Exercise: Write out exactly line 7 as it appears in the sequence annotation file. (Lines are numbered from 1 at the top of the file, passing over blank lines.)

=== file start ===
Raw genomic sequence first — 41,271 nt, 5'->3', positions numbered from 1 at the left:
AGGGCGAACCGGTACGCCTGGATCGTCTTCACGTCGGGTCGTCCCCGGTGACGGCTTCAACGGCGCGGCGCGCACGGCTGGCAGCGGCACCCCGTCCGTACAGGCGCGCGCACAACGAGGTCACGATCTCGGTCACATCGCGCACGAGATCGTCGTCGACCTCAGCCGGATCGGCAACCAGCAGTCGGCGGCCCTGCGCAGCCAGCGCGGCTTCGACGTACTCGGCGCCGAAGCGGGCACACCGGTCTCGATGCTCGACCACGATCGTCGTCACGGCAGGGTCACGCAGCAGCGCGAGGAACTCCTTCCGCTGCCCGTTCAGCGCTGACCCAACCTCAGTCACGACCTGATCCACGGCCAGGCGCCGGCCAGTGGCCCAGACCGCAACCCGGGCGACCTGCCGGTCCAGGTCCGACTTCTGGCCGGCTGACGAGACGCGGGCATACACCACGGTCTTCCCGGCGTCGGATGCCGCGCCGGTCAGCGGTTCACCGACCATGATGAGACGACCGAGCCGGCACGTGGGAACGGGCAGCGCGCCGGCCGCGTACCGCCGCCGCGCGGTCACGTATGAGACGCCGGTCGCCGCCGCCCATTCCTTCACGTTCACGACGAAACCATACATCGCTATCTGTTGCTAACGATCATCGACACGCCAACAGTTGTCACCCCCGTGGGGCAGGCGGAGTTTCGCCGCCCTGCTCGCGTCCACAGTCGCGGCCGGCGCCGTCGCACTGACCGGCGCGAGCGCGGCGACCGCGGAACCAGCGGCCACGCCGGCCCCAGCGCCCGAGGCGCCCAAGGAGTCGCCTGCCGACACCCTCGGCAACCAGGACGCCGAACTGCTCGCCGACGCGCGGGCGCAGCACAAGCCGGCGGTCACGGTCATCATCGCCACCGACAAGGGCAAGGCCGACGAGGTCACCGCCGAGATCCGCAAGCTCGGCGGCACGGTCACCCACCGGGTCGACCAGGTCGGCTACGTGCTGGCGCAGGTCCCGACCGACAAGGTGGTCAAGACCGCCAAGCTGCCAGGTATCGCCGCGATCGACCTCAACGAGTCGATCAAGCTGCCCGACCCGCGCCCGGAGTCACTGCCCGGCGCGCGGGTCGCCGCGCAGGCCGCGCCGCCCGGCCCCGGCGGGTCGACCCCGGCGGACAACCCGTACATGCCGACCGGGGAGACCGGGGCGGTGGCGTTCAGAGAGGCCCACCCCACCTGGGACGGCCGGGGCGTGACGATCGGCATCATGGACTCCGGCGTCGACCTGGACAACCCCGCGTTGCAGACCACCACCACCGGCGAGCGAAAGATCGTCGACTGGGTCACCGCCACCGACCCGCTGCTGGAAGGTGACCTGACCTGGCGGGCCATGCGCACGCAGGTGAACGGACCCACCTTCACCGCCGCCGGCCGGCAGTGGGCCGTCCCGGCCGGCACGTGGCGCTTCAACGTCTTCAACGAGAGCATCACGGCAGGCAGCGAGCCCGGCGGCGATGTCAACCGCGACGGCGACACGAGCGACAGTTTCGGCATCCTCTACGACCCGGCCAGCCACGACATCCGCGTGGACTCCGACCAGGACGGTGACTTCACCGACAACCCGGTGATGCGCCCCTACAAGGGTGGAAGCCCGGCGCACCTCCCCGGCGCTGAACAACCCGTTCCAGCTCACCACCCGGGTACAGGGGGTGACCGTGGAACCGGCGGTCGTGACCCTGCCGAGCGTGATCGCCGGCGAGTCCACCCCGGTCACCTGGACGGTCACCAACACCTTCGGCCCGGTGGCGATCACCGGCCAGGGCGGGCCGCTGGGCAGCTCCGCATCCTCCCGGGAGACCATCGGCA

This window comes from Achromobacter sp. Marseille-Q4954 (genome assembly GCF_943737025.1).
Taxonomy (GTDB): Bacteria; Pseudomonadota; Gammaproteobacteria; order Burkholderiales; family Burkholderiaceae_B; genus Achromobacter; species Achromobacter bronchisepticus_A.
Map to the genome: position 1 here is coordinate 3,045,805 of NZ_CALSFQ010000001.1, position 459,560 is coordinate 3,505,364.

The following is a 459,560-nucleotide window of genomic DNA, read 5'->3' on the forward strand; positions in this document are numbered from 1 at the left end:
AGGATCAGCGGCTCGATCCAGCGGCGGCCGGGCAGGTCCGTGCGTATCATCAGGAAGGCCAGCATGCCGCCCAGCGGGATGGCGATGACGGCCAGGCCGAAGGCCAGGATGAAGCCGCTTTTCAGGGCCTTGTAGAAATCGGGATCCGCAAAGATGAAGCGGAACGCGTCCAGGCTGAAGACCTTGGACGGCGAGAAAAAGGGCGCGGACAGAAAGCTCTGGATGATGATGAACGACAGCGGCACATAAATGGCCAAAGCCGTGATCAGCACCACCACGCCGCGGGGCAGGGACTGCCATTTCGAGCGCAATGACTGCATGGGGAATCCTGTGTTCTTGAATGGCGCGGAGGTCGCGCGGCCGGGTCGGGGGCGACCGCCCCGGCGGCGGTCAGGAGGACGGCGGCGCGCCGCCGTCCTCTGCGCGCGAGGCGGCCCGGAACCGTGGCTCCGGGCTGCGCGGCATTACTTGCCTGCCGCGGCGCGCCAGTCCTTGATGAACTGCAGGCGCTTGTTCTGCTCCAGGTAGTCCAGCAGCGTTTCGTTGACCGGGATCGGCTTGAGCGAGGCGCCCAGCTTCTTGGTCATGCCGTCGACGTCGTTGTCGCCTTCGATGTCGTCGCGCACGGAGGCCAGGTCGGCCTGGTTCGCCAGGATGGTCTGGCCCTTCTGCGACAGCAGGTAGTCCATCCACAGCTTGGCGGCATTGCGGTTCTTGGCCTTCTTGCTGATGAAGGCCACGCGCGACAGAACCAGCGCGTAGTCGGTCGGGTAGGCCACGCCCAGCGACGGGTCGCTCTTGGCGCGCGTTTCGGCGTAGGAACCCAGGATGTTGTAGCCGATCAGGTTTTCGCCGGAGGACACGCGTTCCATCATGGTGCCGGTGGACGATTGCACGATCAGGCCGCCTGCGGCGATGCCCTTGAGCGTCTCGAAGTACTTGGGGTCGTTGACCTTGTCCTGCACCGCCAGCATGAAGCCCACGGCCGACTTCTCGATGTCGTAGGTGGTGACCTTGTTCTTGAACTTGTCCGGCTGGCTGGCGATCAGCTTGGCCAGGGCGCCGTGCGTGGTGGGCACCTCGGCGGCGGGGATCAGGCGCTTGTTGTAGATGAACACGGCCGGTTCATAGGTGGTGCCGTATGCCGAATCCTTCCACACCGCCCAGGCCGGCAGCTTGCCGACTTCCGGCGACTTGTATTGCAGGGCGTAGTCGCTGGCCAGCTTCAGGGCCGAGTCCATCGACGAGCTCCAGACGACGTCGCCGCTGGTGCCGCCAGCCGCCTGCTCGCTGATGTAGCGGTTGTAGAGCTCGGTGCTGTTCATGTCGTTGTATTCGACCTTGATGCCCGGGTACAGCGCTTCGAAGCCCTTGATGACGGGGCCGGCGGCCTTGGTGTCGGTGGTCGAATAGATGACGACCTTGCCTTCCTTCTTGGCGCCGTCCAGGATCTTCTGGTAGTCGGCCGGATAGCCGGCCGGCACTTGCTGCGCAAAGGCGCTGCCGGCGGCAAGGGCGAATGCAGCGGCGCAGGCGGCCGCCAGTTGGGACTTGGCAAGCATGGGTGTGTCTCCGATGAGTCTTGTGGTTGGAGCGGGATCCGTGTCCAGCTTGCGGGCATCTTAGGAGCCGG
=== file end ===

AGGATCAGCGGCTCGATCCAGCGGCGGCCGGGCAGGTCCGTGCGTATCATCAGGAAGGCCAGCATGCCGCCCAGCGGGATGGCGATGACGGCCAGGCCGAAGGCCAGGATGAAGCCGCTTTTCAGGGCCTTGTAGAAATCGGGATCCGCAAAGATGAAGCGGAACGCGTCCAGGCTGAAGACCTTGGACGGCGAGAAAAAGGGCGCGGACAGAAAGCTCTGGATGATGATGAACGACAGCGGCACATAAATGGCCAAAGCCGTGATCAGCACCACCACGCCGCGGGGCAGGGACTGCCATTTCGAGCGCAATGACTGCATGGGGAATCCTGTGTTCTTGAATGGCGCGGAGGTCGCGCGGCCGGGTCGGGGGCGACCGCCCCGGCGGCGGTCAGGAGGACGGCGGCGCGCCGCCGTCCTCTGCGCGCGAGGCGGCCCGGAACCGTGGCTCCGGGCTGCGCGGCATTACTTGCCTGCCGCGGCGCGCCAGTCCTTGATGAACTGCAGGCGCTTGTTCTGCTCCAGGTAGTCCAGCAGCGTTTCGTTGACCGGGATCGGCTTGAGCGAGGCGCCCAGCTTCTTGGTCATGCCGTCGACGTCGTTGTCGCCTTCGATGTCGTCGCGCACGGAGGCCAGGTCGGCCTGGTTCGCCAGGATGGTCTGGCCCTTCTGCGACAGCAGGTAGTCCATCCACAGCTTGGCGGCATTGCGGTTCTTGGCCTTCTTGCTGATGAAGGCCACGCGCGACAGAACCAGCGCGTAGTCGGTCGGGTAGGCCACGCCCAGCGACGGGTCGCTCTTGGCGCGCGTTTCGGCGTAGGAACCCAGGATGTTGTAGCCGATCAGGTTTTCGCCGGAGGACACGCGTTCCATCATGGTGCCGGTGGACGATTGCACGATCAGGCCGCCTGCGGCGATGCCCTTGAGCGTCTCGAAGTACTTGGGGTCGTTGACCTTGTCCTGCACCGCCAGCATGAAGCCCACGGCCGACTTCTCGATGTCGTAGGTGGTGACCTTGTTCTTGAACTTGTCCGGCTGGCTGGCGATCAGCTTGGCCAGGGCGCCGTGCGTGGTGGGCACCTCGGCGGCGGGGATCAGGCGCTTGTTGTAGATGAACACGGCCGGTTCATAGGTGGTGCCGTATGCCGAATCCTTCCACACCGCCCAGGCCGGCAGCTTGCCGACTTCCGGCGACTTGTATTGCAGGGCGTAGTCGCTGGCCAGCTTCAGGGCCGAGTCCATCGACGAGCTCCAGACGACGTCGCCGCTGGTGCCGCCAGCCGCCTGCTCGCTGATGTAGCGGTTGTAGAGCTCGGTGCTGTTCATGTCGTTGTATTCGACCTTGATGCCCGGGTACAGCGCTTCGAAGCCCTTGATGACGGGGCCGGCGGCCTTGGTGTCGGTGGTCGAATAGATGACGACCTTGCCTTCCTTCTTGGCGCCGTCCAGGATCTTCTGGTAGTCGGCCGGATAGCCGGCCGGCACTTGCTGCGCAAAGGCGCTGCCGGCGGCAAGGGCGAATGCAGCGGCGCAGGCGGCCGCCAGTTGGGACTTGGCAAGCATGGGTGTGTCTCCGATGAGTCTTGTGGTTGGAGCGGGATCCGTGTCCAGCTTGCGGGCATCTTAGGAGCCGG